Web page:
Recent history

Recently Gypsy has joined Barbara Gordon's Birds of Prey.[4][22] In recent times Gypsy has demonstrated greater flexibility with her powers and is now able to extend her powers of invisibility to hide other people and things around her.[23] Gypsy has also teamed up with Vixen to clean up the remnants of an old case. The two heroines rescued Stargirl after they discovered that Amos Fortune had been kidnapping members of the JSA.[24]

Gypsy was one of the imprisoned heroes who were forced to fight at the behest of the Apokoliptan gods on Earth in the Dark Side Club.[25] Gypsy spoke at Martian Manhunter's funeral where she, along with several other heroes, were telepathically compelled by the Martian Manhunter to recall Martian history.

Gypsy was again accosted by Despero, who brought her unconscious body to Happy Harbor and fights Vixen's ragtag Justice League.[26]

During the Blackest Night storyline, Gypsy, Vixen and Doctor Light battle Black Lantern versions of several deceased members of the Justice League that were attacking the Hall of Justice.[27]

The New 52

In The New 52, Gyspy was not a member of the League, and first appeared as one of the captive metahumans imprisoned by Amanda Waller in a government holding facility.[28] In, "The New 52," continuity Gypsy was a refugee from an alternate dimension, fleeing from Vibe's brother Rupture who was enslaved by Mordeth. Rupture revealed that Gypsy's full name in the new continuity is Cynthia Mordeth, as she was Mordeth's daughter.[29]

Powers and abilities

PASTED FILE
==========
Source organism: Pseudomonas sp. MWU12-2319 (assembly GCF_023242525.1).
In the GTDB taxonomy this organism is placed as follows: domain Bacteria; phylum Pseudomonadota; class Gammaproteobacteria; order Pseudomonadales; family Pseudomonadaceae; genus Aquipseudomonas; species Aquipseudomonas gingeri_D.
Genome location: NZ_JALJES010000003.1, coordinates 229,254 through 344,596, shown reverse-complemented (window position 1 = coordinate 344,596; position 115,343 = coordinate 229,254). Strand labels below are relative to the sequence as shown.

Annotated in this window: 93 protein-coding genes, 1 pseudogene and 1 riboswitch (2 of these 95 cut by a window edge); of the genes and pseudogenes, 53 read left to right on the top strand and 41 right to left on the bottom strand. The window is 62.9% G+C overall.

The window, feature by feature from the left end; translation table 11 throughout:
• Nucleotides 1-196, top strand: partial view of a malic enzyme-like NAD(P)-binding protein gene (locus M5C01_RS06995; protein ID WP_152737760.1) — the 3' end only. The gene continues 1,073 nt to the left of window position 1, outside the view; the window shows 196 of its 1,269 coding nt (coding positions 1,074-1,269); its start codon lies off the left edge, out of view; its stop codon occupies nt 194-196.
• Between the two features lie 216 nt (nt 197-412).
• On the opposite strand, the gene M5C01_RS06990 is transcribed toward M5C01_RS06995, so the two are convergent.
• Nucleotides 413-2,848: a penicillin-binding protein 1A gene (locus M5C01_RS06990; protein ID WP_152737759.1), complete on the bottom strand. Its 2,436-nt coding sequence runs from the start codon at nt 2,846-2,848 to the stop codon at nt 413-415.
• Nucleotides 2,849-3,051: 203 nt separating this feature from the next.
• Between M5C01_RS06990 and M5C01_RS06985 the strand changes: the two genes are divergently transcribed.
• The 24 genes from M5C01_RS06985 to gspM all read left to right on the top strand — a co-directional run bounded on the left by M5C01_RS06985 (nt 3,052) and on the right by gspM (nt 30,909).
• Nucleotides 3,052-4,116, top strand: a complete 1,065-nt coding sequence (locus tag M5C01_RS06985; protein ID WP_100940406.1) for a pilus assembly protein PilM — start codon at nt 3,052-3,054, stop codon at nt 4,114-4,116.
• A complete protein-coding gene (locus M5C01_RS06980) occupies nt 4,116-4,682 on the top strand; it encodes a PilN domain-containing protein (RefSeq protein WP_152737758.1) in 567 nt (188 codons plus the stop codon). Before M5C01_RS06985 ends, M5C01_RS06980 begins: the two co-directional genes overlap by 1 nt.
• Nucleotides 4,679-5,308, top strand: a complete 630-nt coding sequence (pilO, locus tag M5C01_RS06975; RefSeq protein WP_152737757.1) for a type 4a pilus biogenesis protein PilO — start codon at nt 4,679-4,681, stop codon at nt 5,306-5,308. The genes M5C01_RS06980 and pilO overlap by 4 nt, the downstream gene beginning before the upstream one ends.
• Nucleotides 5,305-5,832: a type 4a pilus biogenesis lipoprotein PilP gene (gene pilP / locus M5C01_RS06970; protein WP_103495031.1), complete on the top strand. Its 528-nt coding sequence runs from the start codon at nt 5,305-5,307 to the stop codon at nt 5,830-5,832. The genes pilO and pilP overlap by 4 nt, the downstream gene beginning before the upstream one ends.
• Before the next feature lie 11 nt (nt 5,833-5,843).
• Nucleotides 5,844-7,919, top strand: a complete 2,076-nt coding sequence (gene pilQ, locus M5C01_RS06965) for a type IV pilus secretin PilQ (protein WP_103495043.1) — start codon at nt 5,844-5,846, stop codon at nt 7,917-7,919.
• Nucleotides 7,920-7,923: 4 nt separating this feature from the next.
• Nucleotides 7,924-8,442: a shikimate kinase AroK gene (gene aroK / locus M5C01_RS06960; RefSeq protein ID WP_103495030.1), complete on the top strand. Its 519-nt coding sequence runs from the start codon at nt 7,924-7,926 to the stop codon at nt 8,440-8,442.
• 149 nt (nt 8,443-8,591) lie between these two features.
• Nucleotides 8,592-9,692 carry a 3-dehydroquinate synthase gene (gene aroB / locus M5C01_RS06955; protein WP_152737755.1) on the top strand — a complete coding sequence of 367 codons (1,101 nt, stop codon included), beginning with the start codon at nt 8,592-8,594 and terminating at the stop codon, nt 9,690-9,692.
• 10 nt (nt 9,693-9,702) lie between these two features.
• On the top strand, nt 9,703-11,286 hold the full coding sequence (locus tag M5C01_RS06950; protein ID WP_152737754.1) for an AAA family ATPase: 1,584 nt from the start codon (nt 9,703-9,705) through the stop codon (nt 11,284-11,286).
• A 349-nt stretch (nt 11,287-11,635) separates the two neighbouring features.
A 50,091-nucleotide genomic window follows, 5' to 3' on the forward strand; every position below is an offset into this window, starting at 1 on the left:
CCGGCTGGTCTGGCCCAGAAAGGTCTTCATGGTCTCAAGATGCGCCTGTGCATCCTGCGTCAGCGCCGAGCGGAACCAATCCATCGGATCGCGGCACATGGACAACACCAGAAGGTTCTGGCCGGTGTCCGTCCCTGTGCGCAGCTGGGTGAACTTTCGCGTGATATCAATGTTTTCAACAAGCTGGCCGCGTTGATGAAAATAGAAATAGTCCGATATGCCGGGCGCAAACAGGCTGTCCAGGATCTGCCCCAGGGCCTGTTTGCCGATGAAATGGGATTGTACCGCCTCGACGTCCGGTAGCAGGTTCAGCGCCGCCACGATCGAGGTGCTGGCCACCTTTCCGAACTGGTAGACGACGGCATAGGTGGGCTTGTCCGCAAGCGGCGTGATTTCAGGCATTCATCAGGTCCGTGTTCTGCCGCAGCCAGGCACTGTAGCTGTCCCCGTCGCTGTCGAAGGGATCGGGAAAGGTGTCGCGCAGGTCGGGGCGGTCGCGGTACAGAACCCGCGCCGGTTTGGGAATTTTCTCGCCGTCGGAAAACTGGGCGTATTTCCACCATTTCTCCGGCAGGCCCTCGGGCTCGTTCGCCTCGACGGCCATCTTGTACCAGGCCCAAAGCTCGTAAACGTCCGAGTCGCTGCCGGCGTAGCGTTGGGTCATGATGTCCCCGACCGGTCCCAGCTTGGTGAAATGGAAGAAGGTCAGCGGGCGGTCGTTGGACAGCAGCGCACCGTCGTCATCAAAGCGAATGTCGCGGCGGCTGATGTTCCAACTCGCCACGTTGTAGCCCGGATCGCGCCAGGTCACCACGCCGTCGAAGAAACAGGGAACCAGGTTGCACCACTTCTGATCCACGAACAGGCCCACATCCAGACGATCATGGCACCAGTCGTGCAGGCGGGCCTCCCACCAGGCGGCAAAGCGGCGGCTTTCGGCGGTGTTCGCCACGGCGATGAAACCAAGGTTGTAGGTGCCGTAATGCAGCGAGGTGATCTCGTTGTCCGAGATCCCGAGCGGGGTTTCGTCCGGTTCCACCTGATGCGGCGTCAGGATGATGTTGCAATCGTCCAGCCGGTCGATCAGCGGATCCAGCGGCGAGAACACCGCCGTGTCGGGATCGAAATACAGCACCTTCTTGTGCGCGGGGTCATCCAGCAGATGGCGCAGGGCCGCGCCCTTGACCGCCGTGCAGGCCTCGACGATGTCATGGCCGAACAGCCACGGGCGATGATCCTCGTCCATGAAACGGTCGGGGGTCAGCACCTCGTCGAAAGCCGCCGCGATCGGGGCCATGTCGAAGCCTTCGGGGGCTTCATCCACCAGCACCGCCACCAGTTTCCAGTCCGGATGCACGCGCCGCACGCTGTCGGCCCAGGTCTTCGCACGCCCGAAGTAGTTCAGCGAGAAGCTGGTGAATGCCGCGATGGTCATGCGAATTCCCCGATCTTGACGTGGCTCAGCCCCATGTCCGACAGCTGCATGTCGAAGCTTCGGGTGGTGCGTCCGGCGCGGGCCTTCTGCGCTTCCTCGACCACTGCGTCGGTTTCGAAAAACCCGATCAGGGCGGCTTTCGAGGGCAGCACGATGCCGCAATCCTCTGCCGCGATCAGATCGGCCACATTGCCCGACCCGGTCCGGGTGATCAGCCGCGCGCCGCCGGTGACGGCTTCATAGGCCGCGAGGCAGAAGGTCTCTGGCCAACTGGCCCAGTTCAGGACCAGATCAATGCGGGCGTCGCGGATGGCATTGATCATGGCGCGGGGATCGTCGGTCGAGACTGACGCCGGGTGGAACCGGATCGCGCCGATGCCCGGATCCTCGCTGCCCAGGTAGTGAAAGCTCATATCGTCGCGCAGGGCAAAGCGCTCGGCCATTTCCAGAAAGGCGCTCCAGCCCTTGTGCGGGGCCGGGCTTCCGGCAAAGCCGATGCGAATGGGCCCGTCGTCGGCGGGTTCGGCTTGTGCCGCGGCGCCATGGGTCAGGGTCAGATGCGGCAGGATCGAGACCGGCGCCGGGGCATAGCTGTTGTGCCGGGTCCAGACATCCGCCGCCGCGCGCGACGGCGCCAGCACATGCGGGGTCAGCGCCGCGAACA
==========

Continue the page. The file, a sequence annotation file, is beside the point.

Gypsy's primary power is that of illusion casting, which allows her to blend into her background, effectively becoming invisible.[11] It also allows her to adapt to rapidly changing backgrounds without betraying the illusion. She can camouflage both herself and someone in close proximity to her. In Gypsy's first appearance, only her shadow is shown from the Bunker's monitor, and she appears to teleport at the end of the issue.[5]

Gypsy's illusion-casting can also be used to project frightening illusions into the minds of other people. These illusions usually show what the affected person fears most. This ability can affect other living things besides people, and Gypsy can use this ability in combat situations. Gypsy has the ability to project an illusion to appear as another person, but that person needs to be her approximate height and weight for it to appear authentic.

Gypsy's powers have evolved to the point that she can now cloak not only herself, but a moving vehicle and its passengers. Gypsy also has limited precognitive abilities and astral projection.